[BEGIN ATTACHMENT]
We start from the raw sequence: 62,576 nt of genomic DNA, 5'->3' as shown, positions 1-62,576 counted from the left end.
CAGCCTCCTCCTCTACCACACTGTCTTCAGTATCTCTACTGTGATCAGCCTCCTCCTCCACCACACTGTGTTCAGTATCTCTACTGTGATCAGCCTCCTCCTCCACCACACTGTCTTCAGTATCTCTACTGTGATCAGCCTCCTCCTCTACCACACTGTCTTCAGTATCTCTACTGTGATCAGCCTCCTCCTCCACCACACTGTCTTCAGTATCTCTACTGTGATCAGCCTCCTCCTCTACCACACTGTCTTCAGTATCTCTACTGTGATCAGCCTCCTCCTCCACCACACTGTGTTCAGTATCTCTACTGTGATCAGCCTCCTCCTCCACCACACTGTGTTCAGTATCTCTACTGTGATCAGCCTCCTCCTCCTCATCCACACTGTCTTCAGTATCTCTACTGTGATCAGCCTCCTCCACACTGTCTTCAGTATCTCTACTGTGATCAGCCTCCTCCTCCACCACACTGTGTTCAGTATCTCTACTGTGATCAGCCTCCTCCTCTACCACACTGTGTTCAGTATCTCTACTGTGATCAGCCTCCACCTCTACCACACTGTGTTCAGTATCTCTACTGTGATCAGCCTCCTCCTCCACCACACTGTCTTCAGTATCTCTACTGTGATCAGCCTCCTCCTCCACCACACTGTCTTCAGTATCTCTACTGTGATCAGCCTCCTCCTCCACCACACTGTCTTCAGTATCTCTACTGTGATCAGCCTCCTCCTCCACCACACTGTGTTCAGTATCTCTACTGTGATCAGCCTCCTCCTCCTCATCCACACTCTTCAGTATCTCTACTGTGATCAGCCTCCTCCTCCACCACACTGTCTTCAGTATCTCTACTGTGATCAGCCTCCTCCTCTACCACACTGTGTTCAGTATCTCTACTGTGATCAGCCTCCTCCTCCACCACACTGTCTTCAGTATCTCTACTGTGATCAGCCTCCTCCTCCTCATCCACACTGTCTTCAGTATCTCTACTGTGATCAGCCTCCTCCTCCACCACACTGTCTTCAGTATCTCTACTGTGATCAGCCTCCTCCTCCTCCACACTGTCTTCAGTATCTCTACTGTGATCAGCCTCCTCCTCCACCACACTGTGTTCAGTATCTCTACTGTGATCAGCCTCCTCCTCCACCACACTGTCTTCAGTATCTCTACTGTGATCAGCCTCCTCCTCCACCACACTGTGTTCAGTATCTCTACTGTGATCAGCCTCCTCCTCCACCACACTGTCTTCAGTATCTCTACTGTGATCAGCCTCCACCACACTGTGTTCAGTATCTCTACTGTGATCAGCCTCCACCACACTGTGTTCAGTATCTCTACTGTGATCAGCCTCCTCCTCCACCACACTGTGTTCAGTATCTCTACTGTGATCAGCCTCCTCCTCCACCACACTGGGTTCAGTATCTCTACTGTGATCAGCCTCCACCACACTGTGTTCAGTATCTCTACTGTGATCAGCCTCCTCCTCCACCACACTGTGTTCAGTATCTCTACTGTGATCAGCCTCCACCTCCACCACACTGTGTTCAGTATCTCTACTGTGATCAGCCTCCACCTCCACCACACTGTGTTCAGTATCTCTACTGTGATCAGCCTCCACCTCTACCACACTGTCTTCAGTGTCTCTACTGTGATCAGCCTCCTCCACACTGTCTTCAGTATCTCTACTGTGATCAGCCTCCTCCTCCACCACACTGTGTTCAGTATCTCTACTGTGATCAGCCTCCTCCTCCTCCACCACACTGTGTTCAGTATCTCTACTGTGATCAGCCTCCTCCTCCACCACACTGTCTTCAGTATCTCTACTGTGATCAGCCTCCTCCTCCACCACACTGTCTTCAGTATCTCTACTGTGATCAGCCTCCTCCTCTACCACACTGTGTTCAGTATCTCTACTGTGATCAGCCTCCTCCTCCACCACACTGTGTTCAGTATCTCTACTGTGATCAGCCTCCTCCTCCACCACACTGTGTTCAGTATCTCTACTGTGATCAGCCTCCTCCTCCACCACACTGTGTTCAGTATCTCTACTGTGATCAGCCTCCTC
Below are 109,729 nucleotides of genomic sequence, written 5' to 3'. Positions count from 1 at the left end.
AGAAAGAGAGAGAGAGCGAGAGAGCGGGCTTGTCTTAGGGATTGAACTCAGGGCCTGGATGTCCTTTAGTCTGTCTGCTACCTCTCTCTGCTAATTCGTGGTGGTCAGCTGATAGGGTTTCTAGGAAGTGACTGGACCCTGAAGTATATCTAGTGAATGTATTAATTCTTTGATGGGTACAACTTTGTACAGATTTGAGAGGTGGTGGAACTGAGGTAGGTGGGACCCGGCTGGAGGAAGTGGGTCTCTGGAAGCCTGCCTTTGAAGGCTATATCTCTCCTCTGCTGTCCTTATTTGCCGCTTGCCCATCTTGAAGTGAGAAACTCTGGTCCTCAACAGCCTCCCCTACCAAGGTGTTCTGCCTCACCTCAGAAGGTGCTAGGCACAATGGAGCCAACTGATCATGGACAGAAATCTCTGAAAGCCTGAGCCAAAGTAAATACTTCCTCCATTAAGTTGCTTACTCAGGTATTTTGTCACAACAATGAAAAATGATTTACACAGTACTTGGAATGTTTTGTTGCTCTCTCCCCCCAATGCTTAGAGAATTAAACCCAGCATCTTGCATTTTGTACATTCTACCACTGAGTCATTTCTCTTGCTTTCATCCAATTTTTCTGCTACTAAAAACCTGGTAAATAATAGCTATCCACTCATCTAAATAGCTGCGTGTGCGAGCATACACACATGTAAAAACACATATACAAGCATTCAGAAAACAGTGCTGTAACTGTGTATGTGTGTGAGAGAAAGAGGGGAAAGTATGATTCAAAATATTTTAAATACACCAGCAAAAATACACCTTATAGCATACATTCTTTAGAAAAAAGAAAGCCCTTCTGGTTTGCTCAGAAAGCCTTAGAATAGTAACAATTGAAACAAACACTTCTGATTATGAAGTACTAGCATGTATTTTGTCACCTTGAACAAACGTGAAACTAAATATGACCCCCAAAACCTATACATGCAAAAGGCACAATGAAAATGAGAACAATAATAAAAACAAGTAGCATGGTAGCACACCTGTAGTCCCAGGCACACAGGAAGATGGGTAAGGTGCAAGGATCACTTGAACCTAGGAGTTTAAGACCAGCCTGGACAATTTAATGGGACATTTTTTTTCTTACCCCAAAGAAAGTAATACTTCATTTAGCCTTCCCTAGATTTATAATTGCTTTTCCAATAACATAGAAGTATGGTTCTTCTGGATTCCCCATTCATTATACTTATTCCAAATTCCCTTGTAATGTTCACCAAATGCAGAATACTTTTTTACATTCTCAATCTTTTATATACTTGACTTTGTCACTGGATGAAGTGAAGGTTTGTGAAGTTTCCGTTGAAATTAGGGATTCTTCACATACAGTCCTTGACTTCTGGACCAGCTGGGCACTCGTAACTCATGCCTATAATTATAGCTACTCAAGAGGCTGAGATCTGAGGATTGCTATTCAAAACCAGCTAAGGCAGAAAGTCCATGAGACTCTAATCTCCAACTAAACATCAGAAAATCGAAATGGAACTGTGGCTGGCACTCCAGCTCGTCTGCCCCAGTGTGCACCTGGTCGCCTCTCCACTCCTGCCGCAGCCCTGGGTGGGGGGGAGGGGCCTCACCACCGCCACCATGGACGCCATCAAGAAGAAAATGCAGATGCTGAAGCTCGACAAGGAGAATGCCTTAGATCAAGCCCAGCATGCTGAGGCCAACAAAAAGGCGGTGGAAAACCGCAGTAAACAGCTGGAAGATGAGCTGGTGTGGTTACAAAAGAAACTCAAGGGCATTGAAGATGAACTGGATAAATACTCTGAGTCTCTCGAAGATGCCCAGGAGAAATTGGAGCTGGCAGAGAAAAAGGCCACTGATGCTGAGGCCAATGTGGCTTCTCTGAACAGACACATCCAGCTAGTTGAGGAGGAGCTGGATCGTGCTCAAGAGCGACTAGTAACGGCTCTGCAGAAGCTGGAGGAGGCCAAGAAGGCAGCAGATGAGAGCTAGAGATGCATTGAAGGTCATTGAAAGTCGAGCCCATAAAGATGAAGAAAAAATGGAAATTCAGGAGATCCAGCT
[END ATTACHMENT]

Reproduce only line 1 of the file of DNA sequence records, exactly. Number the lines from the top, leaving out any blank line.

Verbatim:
We start from the raw sequence: 62,576 nt of genomic DNA, 5'->3' as shown, positions 1-62,576 counted from the left end.